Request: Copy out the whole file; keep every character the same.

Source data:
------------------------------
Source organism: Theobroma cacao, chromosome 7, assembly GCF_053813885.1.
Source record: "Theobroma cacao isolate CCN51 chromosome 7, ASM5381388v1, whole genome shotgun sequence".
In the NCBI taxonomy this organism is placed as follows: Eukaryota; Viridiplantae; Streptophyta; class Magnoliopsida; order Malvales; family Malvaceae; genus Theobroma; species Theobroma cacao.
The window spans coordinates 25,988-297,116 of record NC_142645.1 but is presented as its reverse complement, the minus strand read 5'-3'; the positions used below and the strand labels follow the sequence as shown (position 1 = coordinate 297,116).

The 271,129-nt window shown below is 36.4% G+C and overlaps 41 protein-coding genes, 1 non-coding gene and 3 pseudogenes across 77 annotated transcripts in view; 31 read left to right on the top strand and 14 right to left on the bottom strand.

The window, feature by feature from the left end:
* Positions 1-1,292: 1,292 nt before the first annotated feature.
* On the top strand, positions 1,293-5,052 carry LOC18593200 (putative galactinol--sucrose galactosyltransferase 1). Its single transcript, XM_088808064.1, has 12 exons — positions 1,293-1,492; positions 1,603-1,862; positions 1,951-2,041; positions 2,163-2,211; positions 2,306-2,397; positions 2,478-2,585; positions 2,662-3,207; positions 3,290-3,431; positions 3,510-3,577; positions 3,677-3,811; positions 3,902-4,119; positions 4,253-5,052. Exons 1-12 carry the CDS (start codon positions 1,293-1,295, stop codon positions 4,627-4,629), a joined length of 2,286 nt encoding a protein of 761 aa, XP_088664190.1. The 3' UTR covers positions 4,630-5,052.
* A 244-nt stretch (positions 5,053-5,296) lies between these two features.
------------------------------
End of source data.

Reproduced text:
Source organism: Theobroma cacao, chromosome 7, assembly GCF_053813885.1.
Source record: "Theobroma cacao isolate CCN51 chromosome 7, ASM5381388v1, whole genome shotgun sequence".
In the NCBI taxonomy this organism is placed as follows: Eukaryota; Viridiplantae; Streptophyta; class Magnoliopsida; order Malvales; family Malvaceae; genus Theobroma; species Theobroma cacao.
The window spans coordinates 25,988-297,116 of record NC_142645.1 but is presented as its reverse complement, the minus strand read 5'-3'; the positions used below and the strand labels follow the sequence as shown (position 1 = coordinate 297,116).

The 271,129-nt window shown below is 36.4% G+C and overlaps 41 protein-coding genes, 1 non-coding gene and 3 pseudogenes across 77 annotated transcripts in view; 31 read left to right on the top strand and 14 right to left on the bottom strand.

The window, feature by feature from the left end:
* Positions 1-1,292: 1,292 nt before the first annotated feature.
* On the top strand, positions 1,293-5,052 carry LOC18593200 (putative galactinol--sucrose galactosyltransferase 1). Its single transcript, XM_088808064.1, has 12 exons — positions 1,293-1,492; positions 1,603-1,862; positions 1,951-2,041; positions 2,163-2,211; positions 2,306-2,397; positions 2,478-2,585; positions 2,662-3,207; positions 3,290-3,431; positions 3,510-3,577; positions 3,677-3,811; positions 3,902-4,119; positions 4,253-5,052. Exons 1-12 carry the CDS (start codon positions 1,293-1,295, stop codon positions 4,627-4,629), a joined length of 2,286 nt encoding a protein of 761 aa, XP_088664190.1. The 3' UTR covers positions 4,630-5,052.
* A 244-nt stretch (positions 5,053-5,296) lies between these two features.